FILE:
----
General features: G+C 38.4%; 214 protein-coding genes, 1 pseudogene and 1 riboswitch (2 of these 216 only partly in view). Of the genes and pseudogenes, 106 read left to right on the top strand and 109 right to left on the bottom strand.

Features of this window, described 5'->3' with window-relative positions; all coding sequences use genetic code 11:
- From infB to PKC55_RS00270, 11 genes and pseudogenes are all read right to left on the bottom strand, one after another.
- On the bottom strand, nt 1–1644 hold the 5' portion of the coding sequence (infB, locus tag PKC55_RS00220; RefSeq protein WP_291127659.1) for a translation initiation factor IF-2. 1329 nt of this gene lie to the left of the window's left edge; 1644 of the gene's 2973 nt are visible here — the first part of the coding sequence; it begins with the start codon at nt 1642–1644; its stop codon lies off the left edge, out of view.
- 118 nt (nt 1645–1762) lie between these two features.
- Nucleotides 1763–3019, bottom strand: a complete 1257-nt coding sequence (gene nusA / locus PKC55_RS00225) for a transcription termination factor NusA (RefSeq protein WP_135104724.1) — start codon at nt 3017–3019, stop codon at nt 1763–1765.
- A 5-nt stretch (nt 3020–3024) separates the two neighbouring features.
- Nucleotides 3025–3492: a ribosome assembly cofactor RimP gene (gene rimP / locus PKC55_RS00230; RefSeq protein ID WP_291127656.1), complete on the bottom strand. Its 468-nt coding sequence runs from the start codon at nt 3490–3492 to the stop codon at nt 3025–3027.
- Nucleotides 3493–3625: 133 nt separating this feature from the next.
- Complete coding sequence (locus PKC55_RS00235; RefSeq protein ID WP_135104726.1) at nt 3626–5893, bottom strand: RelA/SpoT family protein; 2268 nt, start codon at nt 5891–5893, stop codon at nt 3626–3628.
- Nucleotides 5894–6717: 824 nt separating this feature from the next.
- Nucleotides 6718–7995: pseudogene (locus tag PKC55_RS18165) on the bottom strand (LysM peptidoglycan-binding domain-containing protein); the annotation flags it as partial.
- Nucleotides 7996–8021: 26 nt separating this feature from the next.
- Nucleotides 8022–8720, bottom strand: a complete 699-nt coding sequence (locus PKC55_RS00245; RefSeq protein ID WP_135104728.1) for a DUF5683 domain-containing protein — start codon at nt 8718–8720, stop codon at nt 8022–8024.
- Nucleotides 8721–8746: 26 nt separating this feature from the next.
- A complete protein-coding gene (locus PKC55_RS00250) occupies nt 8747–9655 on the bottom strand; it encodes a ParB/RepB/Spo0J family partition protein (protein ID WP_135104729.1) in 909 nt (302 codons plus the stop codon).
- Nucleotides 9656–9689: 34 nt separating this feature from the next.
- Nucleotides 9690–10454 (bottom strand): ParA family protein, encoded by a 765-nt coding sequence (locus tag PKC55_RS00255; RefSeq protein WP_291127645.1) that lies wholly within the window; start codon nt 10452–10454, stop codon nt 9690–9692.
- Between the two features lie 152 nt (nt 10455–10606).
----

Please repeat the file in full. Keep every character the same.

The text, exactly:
General features: G+C 38.4%; 214 protein-coding genes, 1 pseudogene and 1 riboswitch (2 of these 216 only partly in view). Of the genes and pseudogenes, 106 read left to right on the top strand and 109 right to left on the bottom strand.

Features of this window, described 5'->3' with window-relative positions; all coding sequences use genetic code 11:
- From infB to PKC55_RS00270, 11 genes and pseudogenes are all read right to left on the bottom strand, one after another.
- On the bottom strand, nt 1–1644 hold the 5' portion of the coding sequence (infB, locus tag PKC55_RS00220; RefSeq protein WP_291127659.1) for a translation initiation factor IF-2. 1329 nt of this gene lie to the left of the window's left edge; 1644 of the gene's 2973 nt are visible here — the first part of the coding sequence; it begins with the start codon at nt 1642–1644; its stop codon lies off the left edge, out of view.
- 118 nt (nt 1645–1762) lie between these two features.
- Nucleotides 1763–3019, bottom strand: a complete 1257-nt coding sequence (gene nusA / locus PKC55_RS00225) for a transcription termination factor NusA (RefSeq protein WP_135104724.1) — start codon at nt 3017–3019, stop codon at nt 1763–1765.
- A 5-nt stretch (nt 3020–3024) separates the two neighbouring features.
- Nucleotides 3025–3492: a ribosome assembly cofactor RimP gene (gene rimP / locus PKC55_RS00230; RefSeq protein ID WP_291127656.1), complete on the bottom strand. Its 468-nt coding sequence runs from the start codon at nt 3490–3492 to the stop codon at nt 3025–3027.
- Nucleotides 3493–3625: 133 nt separating this feature from the next.
- Complete coding sequence (locus PKC55_RS00235; RefSeq protein ID WP_135104726.1) at nt 3626–5893, bottom strand: RelA/SpoT family protein; 2268 nt, start codon at nt 5891–5893, stop codon at nt 3626–3628.
- Nucleotides 5894–6717: 824 nt separating this feature from the next.
- Nucleotides 6718–7995: pseudogene (locus tag PKC55_RS18165) on the bottom strand (LysM peptidoglycan-binding domain-containing protein); the annotation flags it as partial.
- Nucleotides 7996–8021: 26 nt separating this feature from the next.
- Nucleotides 8022–8720, bottom strand: a complete 699-nt coding sequence (locus PKC55_RS00245; RefSeq protein ID WP_135104728.1) for a DUF5683 domain-containing protein — start codon at nt 8718–8720, stop codon at nt 8022–8024.
- Nucleotides 8721–8746: 26 nt separating this feature from the next.
- A complete protein-coding gene (locus PKC55_RS00250) occupies nt 8747–9655 on the bottom strand; it encodes a ParB/RepB/Spo0J family partition protein (protein ID WP_135104729.1) in 909 nt (302 codons plus the stop codon).
- Nucleotides 9656–9689: 34 nt separating this feature from the next.
- Nucleotides 9690–10454 (bottom strand): ParA family protein, encoded by a 765-nt coding sequence (locus tag PKC55_RS00255; RefSeq protein WP_291127645.1) that lies wholly within the window; start codon nt 10452–10454, stop codon nt 9690–9692.
- Between the two features lie 152 nt (nt 10455–10606).